Pricing a home, whether for sale or for purchase, is both a science and an art.
We’d like to have a straightforward science that could determine what a fair market price would be for a given home. A statistical analysis that could reliably ascertain an appropriate dollar figure would not only make the process of transferring ownership from a seller to a buyer easier, it would also help us all avoid many worry lines caused by second guessing whether or not we “got a good deal” or “made a mistake”.
There is, however, a major challenge to accomplishing that feat. A fundamental tenet of the real estate industry in California holds that each real estate property is unique. Each home has a set of potentially positive and negative qualities that can be found in no other home. Experience in selling real estate has proven this tenet to be resoundingly true. The dollar values of other homes that are listed or have been sold can never exactly identify the value of any other property.
Complicating the matter even further, the “potentially positive and negative qualities” noted above are also subjective qualities, and every buyer and seller, like every home, is unique. Not only the homes themselves, but also buyers’ and sellers’ attraction to the homes are unique qualities.
Real estate agents do their best to provide statistics to their clients that would indicate as clearly as possible what a current value of a home might be. It’s a kind of scientific approach. This is done by examining similar homes that are either on the market currently, have gone into escrow recently or have closed a sale recently. At best, it I can be some indication of what other people have considered to be a fair price for a home of a certain description. Any other buyer, however, might have a different opinion on the positive or negative qualities of the property, and therefore would possibly feel a different price is fair and appropriate.
Skillful agents will also include for their clients insights that go beyond the statistics. They will provide information on intangible factors, such a proximity to desirable locations like schools, entertainment venues, transportation, etc. A timely knowledge of the direction of the current market is also important to understand. Is a property likely to sell for more or less than it did three months ago? A thorough understanding of the buyers’ wants and needs is obviously needed as well. These are areas where the art comes in.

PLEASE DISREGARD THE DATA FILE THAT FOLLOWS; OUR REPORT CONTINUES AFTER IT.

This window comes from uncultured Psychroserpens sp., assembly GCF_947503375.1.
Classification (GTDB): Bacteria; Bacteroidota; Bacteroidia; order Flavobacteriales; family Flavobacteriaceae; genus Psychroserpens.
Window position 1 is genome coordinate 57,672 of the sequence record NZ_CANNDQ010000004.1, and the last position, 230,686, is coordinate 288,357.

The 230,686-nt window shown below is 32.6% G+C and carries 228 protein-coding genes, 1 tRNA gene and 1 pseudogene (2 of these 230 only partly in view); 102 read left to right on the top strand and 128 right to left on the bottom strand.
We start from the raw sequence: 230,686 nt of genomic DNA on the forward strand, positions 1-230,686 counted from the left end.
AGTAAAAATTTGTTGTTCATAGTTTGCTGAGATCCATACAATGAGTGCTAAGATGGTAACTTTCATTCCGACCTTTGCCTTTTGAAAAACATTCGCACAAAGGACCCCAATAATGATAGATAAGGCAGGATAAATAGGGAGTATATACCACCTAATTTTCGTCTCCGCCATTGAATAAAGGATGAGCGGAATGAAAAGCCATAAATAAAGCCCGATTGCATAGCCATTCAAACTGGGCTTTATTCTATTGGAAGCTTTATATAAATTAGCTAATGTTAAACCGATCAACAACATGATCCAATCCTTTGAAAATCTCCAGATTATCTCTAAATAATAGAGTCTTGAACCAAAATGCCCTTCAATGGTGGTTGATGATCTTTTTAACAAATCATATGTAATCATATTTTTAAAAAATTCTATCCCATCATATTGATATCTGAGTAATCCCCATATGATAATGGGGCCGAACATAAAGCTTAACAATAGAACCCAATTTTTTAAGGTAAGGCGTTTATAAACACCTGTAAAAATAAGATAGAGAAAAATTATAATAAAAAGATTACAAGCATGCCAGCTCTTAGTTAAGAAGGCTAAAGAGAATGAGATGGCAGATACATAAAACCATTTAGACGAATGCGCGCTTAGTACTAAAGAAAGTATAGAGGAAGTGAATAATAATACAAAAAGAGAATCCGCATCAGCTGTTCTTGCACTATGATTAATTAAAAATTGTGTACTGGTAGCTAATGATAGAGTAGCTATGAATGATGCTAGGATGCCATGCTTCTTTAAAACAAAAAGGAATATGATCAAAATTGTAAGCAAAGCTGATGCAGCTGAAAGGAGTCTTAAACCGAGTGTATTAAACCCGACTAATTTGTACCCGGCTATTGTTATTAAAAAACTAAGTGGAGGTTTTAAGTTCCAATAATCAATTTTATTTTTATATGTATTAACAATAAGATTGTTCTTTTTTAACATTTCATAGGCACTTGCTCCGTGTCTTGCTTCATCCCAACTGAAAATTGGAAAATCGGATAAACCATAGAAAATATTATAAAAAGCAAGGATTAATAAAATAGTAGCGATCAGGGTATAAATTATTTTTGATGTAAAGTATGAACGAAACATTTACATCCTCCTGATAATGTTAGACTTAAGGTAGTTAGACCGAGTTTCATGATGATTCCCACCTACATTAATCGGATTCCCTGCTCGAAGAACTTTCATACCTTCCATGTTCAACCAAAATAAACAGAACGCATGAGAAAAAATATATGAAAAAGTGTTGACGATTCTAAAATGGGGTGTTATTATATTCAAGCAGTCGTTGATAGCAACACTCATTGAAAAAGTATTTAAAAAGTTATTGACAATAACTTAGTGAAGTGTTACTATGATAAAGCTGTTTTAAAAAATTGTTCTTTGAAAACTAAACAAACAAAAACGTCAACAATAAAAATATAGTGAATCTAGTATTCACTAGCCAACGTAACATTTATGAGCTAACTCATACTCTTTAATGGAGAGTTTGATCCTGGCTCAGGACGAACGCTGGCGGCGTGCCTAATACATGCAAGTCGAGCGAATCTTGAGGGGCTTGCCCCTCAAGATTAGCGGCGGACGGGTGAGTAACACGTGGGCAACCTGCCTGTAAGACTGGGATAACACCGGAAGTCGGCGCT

Still another unpredictable factor is that each seller chooses their own asking price. Each will listen to the advice of their agent to a greater or lesser degree, and each agent may be more or less skillful in giving advice on pricing. It’s also not uncommon for sellers to be unconsciously influenced by their own sentimental appreciation of the home they have lived in.
In short, there are many variables involved in evaluating what a good price for a home might be, from both the sellers’ and the buyers’ perspectives.
Occasionally, we come across a perception in buyers that an appropriate offering price, and/or purchase price, should be based on a percentage above or below the asking price of any property. This kind of thinking assumes, incorrectly, that there is only a science involved in deciding on an acceptable purchase or sale price of a property.
For other kinds of purchases that approach might work. For example, one might look to purchase a certain model of car knowing that whatever dealer one purchases from, it will be the same car that arrives from the factory. In that kind of situation a statistical approach can work: what is the lowest dollar amount I can pay for the same item? That might be guided by comparing the purchase price to the asking price, the MSRP. In that case science alone might be a good guide.
As described above, the purchase of a home does not conform to that kind of scenario. It would be unwise for a buyer to get hung up on the same kind of comparison to asking price. It would be, by my description, falling prey to the myth of the asking price. That asking price is based on a number of perceptions from the seller’s point of view. Buyers need to make their own evaluations of a fair price, based on their considerations of both statistical and subjective examinations, not on simply applying a formula to the asking price. In real estate there is no substitute for the advice of a skilled and conscientious professional, based on both science and art.